I also believe in things like carrying the heaviest groceries for my wife, holding a door open for women, and being a gentleman in general. Men should also plan to be the breadwinners for their families, since men typically have more employment opportunities than women, but that’s not to exclude women from being the primary income provider if she has the opportunity to achieve that.

    Men do suffer from a need to prove their masculinity, which I understand is counter-productive, but I think that it’s too simple to blame this on gender roles. I show my masculinity despite not trying to show off my masculinity: I’m not afraid to admit that I my favorite pets are my two cats, that I still regularly sleep with teddy bears, that I cried when I got engaged and at the altar (out of happiness), and that I use a pink pen at work (not because I like pink, but the pen was just convenient because it was free, I just don’t care enough about proving my masculinity to shun a pen because of its color). Of all things, I’m not shy about admitting that I have a small penis, for a black guy especially, but that doesn’t stop me from modeling nude and offering my naked body (naked used on purpose) for the world to see, understanding that everyone will know that embarrassing detail about me.

    But why the fuck should I care about what someone else thinks of my masculinity? With all of those so-called non-masculine character traits, I’m still masculine when it counts. I know that I’m potentially the most dangerous person that most people will ever meet. The guy who has a metal plate in his face because of me would tell you that I have deadly hand-to-hand combat skills, not to mention that I’m 200 lbs of almost all muscle. Never mind that I’m usually legally armed to the teeth (gun, spare magazine, and a knife) in public. I could kill almost any person I’ve met, without the use of a weapon. Most people do not know my lethality because they don’t put me in a position to need to use it: I’d never resort to my self-defense skills unless I was actually protecting something from violent aggression, and I don’t advertise them because I don’t want people to realize the true level of violence I could visit on them when the chips are down.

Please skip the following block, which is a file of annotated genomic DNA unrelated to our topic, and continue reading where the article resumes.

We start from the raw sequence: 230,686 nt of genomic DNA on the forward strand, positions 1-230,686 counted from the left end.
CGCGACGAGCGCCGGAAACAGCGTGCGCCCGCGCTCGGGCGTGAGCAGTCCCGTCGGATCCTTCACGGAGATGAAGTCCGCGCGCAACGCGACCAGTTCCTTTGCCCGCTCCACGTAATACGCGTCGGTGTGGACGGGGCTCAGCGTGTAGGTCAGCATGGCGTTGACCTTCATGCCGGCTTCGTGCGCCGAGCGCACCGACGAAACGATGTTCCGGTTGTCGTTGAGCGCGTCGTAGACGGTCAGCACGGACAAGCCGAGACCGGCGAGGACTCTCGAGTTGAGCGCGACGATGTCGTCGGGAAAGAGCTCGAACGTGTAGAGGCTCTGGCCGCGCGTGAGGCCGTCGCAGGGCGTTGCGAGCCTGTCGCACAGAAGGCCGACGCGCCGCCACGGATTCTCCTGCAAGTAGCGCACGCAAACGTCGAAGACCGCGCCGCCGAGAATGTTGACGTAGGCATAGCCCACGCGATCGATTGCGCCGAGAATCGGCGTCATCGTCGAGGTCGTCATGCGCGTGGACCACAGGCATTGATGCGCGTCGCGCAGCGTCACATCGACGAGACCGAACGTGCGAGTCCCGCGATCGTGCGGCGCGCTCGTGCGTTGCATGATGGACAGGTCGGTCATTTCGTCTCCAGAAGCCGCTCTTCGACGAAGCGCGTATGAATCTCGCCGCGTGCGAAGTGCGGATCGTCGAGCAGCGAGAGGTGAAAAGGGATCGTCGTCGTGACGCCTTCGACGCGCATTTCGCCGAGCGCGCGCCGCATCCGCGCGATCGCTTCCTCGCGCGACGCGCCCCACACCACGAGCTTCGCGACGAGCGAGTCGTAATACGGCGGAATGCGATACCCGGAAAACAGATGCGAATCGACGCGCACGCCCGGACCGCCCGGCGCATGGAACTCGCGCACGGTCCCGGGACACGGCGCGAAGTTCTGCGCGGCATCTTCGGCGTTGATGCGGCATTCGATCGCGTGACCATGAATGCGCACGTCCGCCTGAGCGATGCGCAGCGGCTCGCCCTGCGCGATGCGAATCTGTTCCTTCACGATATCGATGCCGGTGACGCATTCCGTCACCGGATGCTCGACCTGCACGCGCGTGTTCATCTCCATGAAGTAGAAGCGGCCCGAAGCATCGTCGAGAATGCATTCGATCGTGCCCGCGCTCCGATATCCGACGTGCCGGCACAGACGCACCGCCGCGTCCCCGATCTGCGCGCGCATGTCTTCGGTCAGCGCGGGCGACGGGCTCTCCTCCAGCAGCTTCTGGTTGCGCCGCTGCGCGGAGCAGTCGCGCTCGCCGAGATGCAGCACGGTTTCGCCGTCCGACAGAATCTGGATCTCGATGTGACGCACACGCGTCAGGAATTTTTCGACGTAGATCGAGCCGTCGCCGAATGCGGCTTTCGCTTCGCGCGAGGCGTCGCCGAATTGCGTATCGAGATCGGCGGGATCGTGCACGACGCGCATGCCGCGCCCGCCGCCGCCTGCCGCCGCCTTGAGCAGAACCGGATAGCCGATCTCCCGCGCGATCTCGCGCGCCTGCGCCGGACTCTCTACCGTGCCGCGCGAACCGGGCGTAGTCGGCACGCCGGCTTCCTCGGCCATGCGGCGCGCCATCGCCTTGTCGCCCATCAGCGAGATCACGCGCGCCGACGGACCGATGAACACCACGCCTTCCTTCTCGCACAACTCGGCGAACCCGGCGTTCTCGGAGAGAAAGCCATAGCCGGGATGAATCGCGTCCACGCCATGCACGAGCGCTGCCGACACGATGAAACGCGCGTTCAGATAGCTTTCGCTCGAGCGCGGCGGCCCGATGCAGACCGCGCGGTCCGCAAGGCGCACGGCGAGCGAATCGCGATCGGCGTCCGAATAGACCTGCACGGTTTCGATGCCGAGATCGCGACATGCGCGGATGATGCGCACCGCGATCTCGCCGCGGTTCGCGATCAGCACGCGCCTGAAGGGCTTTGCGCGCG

I also provide an income for my family that’s at the upper-end of the middle class. I love, provide for, protect and take care of my family, because that’s what I believe God commands me as a man to do. To me, the fact that I can provide for and protect my family from evil is the pure definition of masculinity, not showing off to prove how masculine I really am.

    Just because there are men out there who feel compelled to prove their masculinity does not mean that gender roles should be invalidated, it just means that men who have to prove their masculinity simply have not grown up.